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Pioneer PLX-1000 turntable

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GOS

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Gos the Ortofon cartiridges are deep/tall. You may need to raise the height of the tonearm mount with a spacer so that you can keep it level with the record and properly adjust it
Luckily, I didn't have to do that. Leveling it was a breeze.
 

John Svensson

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The lowest cable capacitance I've ever run across is the Blue Jeans Cable BJC LC-1 at 12 pF/ft (per foot of cable length). That's considered extremely low. They are a bit pricey though. In the teens and twenties is considered low. The Mogami cable I mentioned in my earlier comment (the one I actually received) measures in at 23 pF/ft; a bit higher than claimed (variance in materials, my meter, who knows). I've measured various other cables as high as 90+ pF/ft. Remember, If a cable's capacitance is quoted for the TOTAL length of the cable, you will need to divide that number by the length of the cable to get the per foot/meter measurement. Now, all of this "low capacitance stuff" is based on generally accepted knowledge. Whether you personally will hear any difference one way or another is going to be your call. Our ears are the weak link in all of this! In my case, I can't honestly say I hear a difference between a high or low capacitance cable; I've tried both. I just prefer to do things "right" (within reason of course)! Like many things in this hobby, opinions and knowledge will vary greatly.
Thanks for putting it into context.
 

J. PUPSTER

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I’m wondering with your new rig, if a re-rip of Equinox may be in order?

So, here's the deal. I took my time, got it all set up right. Right off the bat, I put on Piper At The Gates Of Dawn. Not to be dramatic, but holy shit. I promise you, this system, as is, BLOWS my previous one clean off the map. I swear, I went and got my wife and made her listen. So, what's different?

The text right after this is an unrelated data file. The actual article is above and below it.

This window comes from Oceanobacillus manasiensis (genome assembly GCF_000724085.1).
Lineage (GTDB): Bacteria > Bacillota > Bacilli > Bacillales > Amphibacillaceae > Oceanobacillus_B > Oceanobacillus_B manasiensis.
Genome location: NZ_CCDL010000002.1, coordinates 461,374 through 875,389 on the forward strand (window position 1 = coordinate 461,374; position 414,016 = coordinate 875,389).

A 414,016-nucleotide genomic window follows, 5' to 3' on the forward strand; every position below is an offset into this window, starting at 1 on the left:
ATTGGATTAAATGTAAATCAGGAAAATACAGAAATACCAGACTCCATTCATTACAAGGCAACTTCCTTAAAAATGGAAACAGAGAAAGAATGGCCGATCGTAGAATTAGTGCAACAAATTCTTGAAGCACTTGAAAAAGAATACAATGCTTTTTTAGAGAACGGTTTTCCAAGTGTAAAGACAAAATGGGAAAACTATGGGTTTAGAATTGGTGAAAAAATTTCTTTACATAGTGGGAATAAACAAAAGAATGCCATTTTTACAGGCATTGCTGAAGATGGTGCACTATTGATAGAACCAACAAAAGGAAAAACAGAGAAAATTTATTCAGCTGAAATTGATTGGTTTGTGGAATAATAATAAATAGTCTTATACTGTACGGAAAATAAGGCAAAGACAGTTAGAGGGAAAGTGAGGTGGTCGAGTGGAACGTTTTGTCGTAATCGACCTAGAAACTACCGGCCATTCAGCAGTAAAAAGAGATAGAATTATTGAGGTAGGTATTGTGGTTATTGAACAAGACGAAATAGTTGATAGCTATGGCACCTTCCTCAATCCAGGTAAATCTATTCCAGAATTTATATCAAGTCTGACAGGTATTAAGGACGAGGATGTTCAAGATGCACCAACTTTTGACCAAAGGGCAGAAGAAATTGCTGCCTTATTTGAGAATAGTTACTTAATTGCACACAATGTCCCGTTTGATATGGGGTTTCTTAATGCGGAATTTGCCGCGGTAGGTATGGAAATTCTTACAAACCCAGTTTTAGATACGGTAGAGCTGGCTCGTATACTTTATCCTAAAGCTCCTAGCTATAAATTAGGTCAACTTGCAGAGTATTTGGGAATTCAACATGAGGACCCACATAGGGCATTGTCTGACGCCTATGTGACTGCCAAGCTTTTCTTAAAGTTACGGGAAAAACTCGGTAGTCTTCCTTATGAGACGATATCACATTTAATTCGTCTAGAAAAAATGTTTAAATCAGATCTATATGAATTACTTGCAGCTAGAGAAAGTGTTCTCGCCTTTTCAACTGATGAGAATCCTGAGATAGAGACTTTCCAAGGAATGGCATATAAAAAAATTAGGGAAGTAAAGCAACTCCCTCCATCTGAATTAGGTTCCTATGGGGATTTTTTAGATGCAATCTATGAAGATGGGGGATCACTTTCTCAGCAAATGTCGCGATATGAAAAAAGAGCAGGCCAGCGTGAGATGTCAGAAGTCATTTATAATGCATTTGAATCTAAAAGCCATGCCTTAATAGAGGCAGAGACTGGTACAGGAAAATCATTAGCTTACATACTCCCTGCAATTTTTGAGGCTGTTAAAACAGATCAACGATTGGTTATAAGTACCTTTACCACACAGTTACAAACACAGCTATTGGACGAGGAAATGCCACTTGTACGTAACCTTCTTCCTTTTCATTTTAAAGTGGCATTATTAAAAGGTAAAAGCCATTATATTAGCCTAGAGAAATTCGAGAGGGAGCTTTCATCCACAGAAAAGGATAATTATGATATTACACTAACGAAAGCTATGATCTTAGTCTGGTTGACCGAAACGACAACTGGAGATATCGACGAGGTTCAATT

1. Separation across speakers
2. Fidelity
3. The upper end fidelity is off the charts compared to what I'm used to. (that's why I chose Piper, cause it has all kinds of stuff going on)
4. Silence between tracks
5. I can put it on my glass shelf, and it doesn't rumble!!!!!

Sorry Kap - I'm not going to do a A/B vs my OM30. Too much of a pain in the ass to change all the settings as they are very different carts. All I know is, this current setup totally blows my previous one away. Hands down, no contest.

So - when I get my preamp, if I can't tell any difference using that, vs my AVR phono inputs.....I'll simply return it.
 
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HiFiMan

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Jan 26, 2013
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I guess in all my yaking about low capacitance, I forgot to mention why it is "supposedly" important; especially with TTs. The theory goes something like this; A cable with low capacitance has less of a negative effect on higher frequency signals. The cable actually acts like a capacitor and higher frequencies are more suseptable to being "absorbed" by the cable, rather making it to their destination. I think this becomes even more critical with quad signals since the rear 2 channels are deliverd on a carrier frequency in the range of 30,000-50,000 Hz. That's the general idea anyway. Maybe someone else here can explain it better or more accurately.
 

Soundfield

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I guess in all my yaking about low capacitance, I forgot to mention why it is "supposedly" important; especially with TTs. The theory goes something like this; A cable with low capacitance has less of a negative effect on higher frequency signals. The cable actually acts like a capacitor and higher frequencies are more suseptable to being "absorbed" by the cable, rather making it to their destination. I think this becomes even more critical with quad signals since the rear 2 channels are deliverd on a carrier frequency in the range of 30,000-50,000 Hz. That's the general idea anyway. Maybe someone else here can explain it better or more accurately.
It's just basic ac theory.
Any cable can be reduced to a simple circuit having resistive, capacitive and inductive elements.
When operating at ac the Impedance (Z) of a circuit is given by :
Z = √(Rsq + (XL - XC)sq)
which is inversely proportional to frequency (ƒ) due to the circuit's capacitance since -
Capacitance Reactance (XC ) is given by :
XC = 1/2πƒC
and directly proportional to frequency (ƒ) due to the circuit's inductance since -
Inductive Reactance (XL ) is given by :
XL = 2πƒL
 
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